Research Interests

As an astrophysicist, my most important contribution has been the detection of the first extrasolar planet orbiting a solar-type star, 51 Pegasi. The orbital parameters of that jovian planet were quite unexpected, with its orbital period as short as 4 days. It raised the attention on the crucial importance of orbital migration of planets. This physical process is of importance to understand the amazing diversity of planetary systems. During the last 40 years, I have been interested in the development of spectrographs optimised to get precise and accurate measurements of stellar velocities. The last one of these instruments, the HARPS spectrograph, is precise enough to allow the discovery of a new, very rich population of low mass planets ontight orbits and allowed my collaborators and I to discover planets with masses close to that of the Earth's. More recently we have also been involved in the follow-up with Doppler measurements of transiting planet candidates. However, the focus of my interest remains the detection of planets in the so-called habitable zone of their host star in order to prepare a list of targets for future experiments aimed at searching and detecting signatures of life outside our Solar System.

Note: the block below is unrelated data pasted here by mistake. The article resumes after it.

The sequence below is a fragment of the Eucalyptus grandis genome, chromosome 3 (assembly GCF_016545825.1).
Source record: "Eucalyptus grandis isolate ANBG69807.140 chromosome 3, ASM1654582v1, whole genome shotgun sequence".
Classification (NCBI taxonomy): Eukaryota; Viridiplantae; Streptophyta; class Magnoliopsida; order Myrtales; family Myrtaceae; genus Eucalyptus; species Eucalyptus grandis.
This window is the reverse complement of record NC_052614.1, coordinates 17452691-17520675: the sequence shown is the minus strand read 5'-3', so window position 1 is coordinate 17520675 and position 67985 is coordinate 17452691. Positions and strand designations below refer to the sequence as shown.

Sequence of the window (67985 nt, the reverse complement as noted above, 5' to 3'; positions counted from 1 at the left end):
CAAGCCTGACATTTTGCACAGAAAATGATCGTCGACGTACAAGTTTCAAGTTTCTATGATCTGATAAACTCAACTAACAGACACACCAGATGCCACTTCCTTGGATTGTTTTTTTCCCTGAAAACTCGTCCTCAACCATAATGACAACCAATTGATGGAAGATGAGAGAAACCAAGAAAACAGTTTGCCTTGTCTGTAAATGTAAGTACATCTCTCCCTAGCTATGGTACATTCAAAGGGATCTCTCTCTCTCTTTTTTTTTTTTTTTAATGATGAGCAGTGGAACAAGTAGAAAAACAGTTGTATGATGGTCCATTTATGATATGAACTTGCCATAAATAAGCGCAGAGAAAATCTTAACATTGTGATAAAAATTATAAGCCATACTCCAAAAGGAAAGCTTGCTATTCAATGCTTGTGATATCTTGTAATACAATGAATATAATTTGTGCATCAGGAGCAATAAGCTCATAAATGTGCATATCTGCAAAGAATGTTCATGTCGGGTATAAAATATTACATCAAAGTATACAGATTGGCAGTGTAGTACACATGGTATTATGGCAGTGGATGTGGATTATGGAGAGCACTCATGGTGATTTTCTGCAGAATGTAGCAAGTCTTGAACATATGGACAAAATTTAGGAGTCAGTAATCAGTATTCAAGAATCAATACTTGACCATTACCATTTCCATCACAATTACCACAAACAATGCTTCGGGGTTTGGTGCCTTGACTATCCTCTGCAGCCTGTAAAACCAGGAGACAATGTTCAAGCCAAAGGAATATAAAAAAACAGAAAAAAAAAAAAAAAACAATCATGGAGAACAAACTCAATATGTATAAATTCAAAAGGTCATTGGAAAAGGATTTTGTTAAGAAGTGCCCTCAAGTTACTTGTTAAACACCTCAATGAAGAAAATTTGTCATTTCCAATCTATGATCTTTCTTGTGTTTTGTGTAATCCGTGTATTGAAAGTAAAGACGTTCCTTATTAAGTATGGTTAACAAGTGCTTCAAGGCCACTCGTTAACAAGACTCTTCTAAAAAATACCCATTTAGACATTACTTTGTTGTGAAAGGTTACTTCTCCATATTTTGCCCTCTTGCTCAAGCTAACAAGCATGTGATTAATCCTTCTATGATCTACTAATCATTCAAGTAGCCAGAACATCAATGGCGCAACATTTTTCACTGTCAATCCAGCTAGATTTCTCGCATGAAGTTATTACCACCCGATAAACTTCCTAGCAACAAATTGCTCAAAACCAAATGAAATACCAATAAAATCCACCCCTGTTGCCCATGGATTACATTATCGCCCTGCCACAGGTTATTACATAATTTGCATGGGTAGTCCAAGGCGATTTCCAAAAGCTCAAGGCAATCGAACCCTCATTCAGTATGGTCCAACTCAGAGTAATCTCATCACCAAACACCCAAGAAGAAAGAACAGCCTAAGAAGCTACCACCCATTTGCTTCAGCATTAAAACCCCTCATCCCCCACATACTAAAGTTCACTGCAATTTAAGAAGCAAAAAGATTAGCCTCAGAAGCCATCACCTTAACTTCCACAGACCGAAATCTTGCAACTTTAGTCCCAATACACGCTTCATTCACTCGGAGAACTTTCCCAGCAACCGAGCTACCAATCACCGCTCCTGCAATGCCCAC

Membership Type

International Member

Election Year


Primary Section

Section 12: Astronomy